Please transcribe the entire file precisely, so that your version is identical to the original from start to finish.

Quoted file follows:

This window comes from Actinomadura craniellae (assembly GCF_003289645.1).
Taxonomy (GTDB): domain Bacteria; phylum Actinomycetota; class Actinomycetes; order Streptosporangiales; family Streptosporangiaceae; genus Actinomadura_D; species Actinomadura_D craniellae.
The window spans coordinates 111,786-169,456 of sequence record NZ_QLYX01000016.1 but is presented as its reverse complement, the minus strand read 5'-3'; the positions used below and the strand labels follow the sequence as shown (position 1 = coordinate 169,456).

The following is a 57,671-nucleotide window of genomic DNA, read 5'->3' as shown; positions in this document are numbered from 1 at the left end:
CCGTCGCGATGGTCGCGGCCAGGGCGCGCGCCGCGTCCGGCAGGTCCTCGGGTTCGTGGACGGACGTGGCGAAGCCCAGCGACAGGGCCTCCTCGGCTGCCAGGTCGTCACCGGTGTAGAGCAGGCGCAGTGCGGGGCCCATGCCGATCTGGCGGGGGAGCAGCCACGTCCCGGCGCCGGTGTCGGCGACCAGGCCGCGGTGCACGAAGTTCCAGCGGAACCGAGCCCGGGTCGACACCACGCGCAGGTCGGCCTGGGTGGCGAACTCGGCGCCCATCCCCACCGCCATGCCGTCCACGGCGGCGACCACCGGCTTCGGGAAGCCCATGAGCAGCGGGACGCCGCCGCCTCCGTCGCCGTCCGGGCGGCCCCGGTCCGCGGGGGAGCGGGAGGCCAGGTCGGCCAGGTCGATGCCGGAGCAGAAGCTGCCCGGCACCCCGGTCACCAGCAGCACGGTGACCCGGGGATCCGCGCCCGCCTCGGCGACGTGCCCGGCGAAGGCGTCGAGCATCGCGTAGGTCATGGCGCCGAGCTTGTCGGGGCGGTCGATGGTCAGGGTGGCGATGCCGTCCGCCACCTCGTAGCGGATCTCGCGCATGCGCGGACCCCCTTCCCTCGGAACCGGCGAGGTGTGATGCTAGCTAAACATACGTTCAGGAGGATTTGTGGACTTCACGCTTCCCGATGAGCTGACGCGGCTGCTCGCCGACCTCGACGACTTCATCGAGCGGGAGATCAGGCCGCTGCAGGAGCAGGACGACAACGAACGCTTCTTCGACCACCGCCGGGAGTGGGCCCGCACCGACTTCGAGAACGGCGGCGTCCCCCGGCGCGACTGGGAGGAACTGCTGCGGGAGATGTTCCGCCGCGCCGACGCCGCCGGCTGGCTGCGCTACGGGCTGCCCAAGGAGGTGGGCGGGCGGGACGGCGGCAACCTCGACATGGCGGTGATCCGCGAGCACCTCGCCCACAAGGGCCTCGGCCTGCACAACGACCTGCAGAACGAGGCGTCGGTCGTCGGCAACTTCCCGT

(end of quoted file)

This window comes from Actinomadura craniellae (assembly GCF_003289645.1).
Taxonomy (GTDB): domain Bacteria; phylum Actinomycetota; class Actinomycetes; order Streptosporangiales; family Streptosporangiaceae; genus Actinomadura_D; species Actinomadura_D craniellae.
The window spans coordinates 111,786-169,456 of sequence record NZ_QLYX01000016.1 but is presented as its reverse complement, the minus strand read 5'-3'; the positions used below and the strand labels follow the sequence as shown (position 1 = coordinate 169,456).

The following is a 57,671-nucleotide window of genomic DNA, read 5'->3' as shown; positions in this document are numbered from 1 at the left end:
CCGTCGCGATGGTCGCGGCCAGGGCGCGCGCCGCGTCCGGCAGGTCCTCGGGTTCGTGGACGGACGTGGCGAAGCCCAGCGACAGGGCCTCCTCGGCTGCCAGGTCGTCACCGGTGTAGAGCAGGCGCAGTGCGGGGCCCATGCCGATCTGGCGGGGGAGCAGCCACGTCCCGGCGCCGGTGTCGGCGACCAGGCCGCGGTGCACGAAGTTCCAGCGGAACCGAGCCCGGGTCGACACCACGCGCAGGTCGGCCTGGGTGGCGAACTCGGCGCCCATCCCCACCGCCATGCCGTCCACGGCGGCGACCACCGGCTTCGGGAAGCCCATGAGCAGCGGGACGCCGCCGCCTCCGTCGCCGTCCGGGCGGCCCCGGTCCGCGGGGGAGCGGGAGGCCAGGTCGGCCAGGTCGATGCCGGAGCAGAAGCTGCCCGGCACCCCGGTCACCAGCAGCACGGTGACCCGGGGATCCGCGCCCGCCTCGGCGACGTGCCCGGCGAAGGCGTCGAGCATCGCGTAGGTCATGGCGCCGAGCTTGTCGGGGCGGTCGATGGTCAGGGTGGCGATGCCGTCCGCCACCTCGTAGCGGATCTCGCGCATGCGCGGACCCCCTTCCCTCGGAACCGGCGAGGTGTGATGCTAGCTAAACATACGTTCAGGAGGATTTGTGGACTTCACGCTTCCCGATGAGCTGACGCGGCTGCTCGCCGACCTCGACGACTTCATCGAGCGGGAGATCAGGCCGCTGCAGGAGCAGGACGACAACGAACGCTTCTTCGACCACCGCCGGGAGTGGGCCCGCACCGACTTCGAGAACGGCGGCGTCCCCCGGCGCGACTGGGAGGAACTGCTGCGGGAGATGTTCCGCCGCGCCGACGCCGCCGGCTGGCTGCGCTACGGGCTGCCCAAGGAGGTGGGCGGGCGGGACGGCGGCAACCTCGACATGGCGGTGATCCGCGAGCACCTCGCCCACAAGGGCCTCGGCCTGCACAACGACCTGCAGAACGAGGCGTCGGTCGTCGGCAACTTCCCGT